Greg: That sounds incredibly unfair. Speaking from personal experience, I know how uncommunicative LSAC can be when you’re trying to meet their demands with respect to requesting accommodations. It seems like schools are much more responsive, in general, than LSAC or the Bar.

Amelia:  Yeah, I totally agree.  That’s been the biggest frustration.  The fact that no one will ever talk to me, and the lack of transparency in general.  I’m trying extremely hard not to have to take it with a scribe again. Ideally, they will see the light and approve my appeal and just give me the extended time.  I am planning for the worst case scenario though, and I may decide just to forgo the scribe.  I am not sure if I am allowed to pick which approved accommodations I can use. If I forgo the scribe, does that mean I have to also forgo the extended time on the writing section?  But I am really opposed to having to use the scribe again.  It made me do so much worse.

Greg:  That’s a really interesting point. It seems like it can be very limiting having to abide only by their decision responding to specific accommodations you ask for vs. being able to choose between several options, which seems more equitable. On a related note, I saw your appearance on the PBS Newshour segment ons disability rights. I was wondering if this appearance might have a positive effect on your efforts to get LSAT accommodations…though it sounds like it hasn’t yet, at any rate. I was also wondering how the appearance came about?

Amelia:  Over the summer, through the American Association of People with Disabilities, I was placed as a Congressional intern in Senator Durbin’s office.  Andy Imparato (the head of AAPD and the other guy in the PBS interview) was asked by Judy Woodruff to talk about the anniversary of the ADA. Andy suggested it would be good idea to have a young person’s perspective on the anniversary — someone who had grown up with all its benefits. My name came up as someone from the internship class who could speak well on the topic.  It was a great opportunity.  I hadn’t expected her to bring up the LSAT. I had mentioned it in the pre-interview as an example of barriers we still face.  I was glad I had the chance to talk about it. I was trying hard to sound balanced about it and not too confrontational in the hopes someone from LSAC would see it  and recognize I’m a student just like everyone else and that I’m not trying to get an unfair advantage. I’m just trying to showcase my abilities like every able-bodied student taking the test.  But I’m not sure they even saw it, so who knows if it will really have any effect on their process. The point of bringing up the LSAT in the interview was not to point out the LSAC people as “bad guys” or horrible able-ists. I really just wanted them to know there is a serious problem with their accommodations process that they should work with the disability community to resolve. I genuinely believe they have the intention of giving students with disabilities fair access. Their attempts right now are just completely ineffective.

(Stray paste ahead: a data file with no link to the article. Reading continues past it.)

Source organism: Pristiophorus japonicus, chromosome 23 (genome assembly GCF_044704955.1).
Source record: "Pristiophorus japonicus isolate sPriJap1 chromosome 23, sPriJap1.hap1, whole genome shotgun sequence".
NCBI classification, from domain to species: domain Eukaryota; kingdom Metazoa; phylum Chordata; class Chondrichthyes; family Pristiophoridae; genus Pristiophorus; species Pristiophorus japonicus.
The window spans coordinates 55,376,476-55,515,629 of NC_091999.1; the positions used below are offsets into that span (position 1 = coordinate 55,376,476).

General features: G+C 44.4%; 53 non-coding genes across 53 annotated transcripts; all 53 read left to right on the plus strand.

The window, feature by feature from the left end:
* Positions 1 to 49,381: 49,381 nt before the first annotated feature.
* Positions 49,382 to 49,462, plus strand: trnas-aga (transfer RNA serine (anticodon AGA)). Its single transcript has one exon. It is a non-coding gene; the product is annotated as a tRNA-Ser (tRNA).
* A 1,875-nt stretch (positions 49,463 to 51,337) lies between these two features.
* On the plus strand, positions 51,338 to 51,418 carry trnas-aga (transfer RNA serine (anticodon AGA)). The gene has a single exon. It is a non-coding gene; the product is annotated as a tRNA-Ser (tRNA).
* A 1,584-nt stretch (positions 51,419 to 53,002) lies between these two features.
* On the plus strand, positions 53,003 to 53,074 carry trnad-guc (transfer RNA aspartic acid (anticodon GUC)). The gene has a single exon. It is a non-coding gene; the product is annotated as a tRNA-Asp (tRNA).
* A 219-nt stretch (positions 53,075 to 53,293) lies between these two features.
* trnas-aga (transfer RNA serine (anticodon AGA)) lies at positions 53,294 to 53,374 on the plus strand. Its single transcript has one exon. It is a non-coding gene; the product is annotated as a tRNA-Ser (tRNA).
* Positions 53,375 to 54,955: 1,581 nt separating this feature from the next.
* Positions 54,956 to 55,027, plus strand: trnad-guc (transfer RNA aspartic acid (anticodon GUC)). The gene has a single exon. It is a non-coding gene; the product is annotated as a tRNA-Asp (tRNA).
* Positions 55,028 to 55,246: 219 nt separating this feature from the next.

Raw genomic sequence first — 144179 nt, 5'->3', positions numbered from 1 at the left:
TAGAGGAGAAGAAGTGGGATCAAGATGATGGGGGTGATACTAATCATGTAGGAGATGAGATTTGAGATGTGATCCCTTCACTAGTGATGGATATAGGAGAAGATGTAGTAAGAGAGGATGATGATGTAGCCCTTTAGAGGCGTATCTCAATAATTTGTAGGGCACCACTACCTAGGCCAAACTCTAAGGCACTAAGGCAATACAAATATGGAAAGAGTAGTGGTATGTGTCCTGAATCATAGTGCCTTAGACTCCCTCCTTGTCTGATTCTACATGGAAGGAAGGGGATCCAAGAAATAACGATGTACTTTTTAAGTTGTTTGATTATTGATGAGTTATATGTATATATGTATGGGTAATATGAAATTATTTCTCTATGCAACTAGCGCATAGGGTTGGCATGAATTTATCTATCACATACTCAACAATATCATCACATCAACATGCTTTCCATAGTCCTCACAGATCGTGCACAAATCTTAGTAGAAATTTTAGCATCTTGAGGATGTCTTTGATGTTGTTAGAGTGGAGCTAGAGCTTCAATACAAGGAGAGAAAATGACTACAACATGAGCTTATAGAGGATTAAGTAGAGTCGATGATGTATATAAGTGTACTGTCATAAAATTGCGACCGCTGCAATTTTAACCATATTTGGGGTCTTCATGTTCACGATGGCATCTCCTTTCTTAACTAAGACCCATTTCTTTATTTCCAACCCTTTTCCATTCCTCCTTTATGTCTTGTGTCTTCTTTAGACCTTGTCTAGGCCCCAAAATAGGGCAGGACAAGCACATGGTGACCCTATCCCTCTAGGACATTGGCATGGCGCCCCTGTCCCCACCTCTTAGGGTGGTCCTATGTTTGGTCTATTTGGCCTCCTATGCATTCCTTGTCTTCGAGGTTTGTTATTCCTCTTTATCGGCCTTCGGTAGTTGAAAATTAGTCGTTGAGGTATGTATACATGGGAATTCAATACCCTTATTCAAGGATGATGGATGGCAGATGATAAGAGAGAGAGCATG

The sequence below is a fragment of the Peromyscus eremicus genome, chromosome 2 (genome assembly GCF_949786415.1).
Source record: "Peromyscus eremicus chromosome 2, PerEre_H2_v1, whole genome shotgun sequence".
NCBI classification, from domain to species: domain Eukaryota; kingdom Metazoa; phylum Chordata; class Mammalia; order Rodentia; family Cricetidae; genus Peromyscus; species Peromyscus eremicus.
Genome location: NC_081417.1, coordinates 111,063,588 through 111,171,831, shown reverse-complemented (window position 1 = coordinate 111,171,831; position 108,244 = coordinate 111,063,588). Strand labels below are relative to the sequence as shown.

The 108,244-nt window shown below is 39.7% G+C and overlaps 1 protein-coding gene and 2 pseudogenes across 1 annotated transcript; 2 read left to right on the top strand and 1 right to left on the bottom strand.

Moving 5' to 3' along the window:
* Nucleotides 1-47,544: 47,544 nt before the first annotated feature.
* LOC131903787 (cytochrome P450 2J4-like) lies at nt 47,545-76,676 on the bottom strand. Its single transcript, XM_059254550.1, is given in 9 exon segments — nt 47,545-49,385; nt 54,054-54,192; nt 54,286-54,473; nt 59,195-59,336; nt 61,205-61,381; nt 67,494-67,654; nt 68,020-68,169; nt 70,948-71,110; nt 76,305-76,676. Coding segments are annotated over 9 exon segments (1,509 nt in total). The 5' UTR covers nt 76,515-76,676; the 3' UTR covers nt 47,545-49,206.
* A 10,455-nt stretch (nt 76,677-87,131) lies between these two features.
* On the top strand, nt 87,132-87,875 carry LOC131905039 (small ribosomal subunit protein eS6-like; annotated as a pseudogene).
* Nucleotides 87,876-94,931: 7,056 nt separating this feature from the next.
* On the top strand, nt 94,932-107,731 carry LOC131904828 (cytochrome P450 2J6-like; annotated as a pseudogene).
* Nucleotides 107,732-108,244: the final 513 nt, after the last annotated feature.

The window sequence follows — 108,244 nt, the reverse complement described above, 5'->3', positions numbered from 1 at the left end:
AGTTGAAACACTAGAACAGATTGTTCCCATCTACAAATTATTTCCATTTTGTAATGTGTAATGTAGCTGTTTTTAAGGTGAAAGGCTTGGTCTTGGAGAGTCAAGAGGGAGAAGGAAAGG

Greg:  For what it’s worth, you did come across as very balanced as opposed to…ideological, I guess. I agree that LSAC probably has good intentions, though there’s a real disconnect nonetheless. Switching topics slightly, what was it like interning for Senator Durbin in DC? Could you say something about the attitude of the people you worked with toward accommodations and/or people with disabilities?

Amelia:  It was a great experience.  I learned more in DC than I ever could have learned in a classroom. The staff was great.  They’ve had people with disabilities working in Senator Durbin’s offices before so I never felt out of place because of my disability.  They made sure I had all necessary accommodations and were very welcoming and accepting of the disability community in general.

Greg: That is great to hear. I have to ask you another question — probably the question that law students get sick of more than any other — but I have to ask it nonetheless — what kind of law are you interested in practicing? And what made you interested in law?

Amelia: As cliched as it sounds, law school and being a lawyer have always been in my plans.  I guess I’m lucky in the sense that I’ve always known what I wanted to do with my life.  Even when I’ve thought about different ideal jobs, it always comes back to needing a law degree to get them.  In terms of type of law, my typical answer has been international disability rights law.  But I’ve been re-evaluating that a lot since this summer. I want to advocate for the disability community, but several community leaders I met this summer explained you do not have to be in the disability rights field to be an advocate for the disability community.  Their advice was to pick what you love and be really successful and you’ll help the disability community in that way. Don’t narrow yourself.  So I’m trying to take that advice to heart, keep my options open, and not make a final decision until I’ve learned about a few other areas of law as well.

Greg: That’s good advice. Law students are notorious for always wanting to “keep their options open,” but probably for good reason. I have one final question. Will you help NALSWD with advocacy efforts once you’re in law school? You’re an amazing spokesperson!

Amelia:  Definitely!!  I’ve been keeping up with the blog, seems like a great organization.  I had the chance to hang out a bit with Beth Kolbe this summer in DC (editor’s note: NALSWD’s current Vice President and a 2L at Stanford Law). She encouraged me to get involved once I’m in law school…

Greg: Good, because we’re looking forward to having you involved! I really hope LSAC decides to give you a fair chance on the LSAT. I know you would make a great law student and a great lawyer. Thanks so much for taking the time to talk today and good luck!

Amelia:  Thank you for taking the time! I really appreciate it.

Report from the NCD Summit 2010

Sunday, August 29th, 2010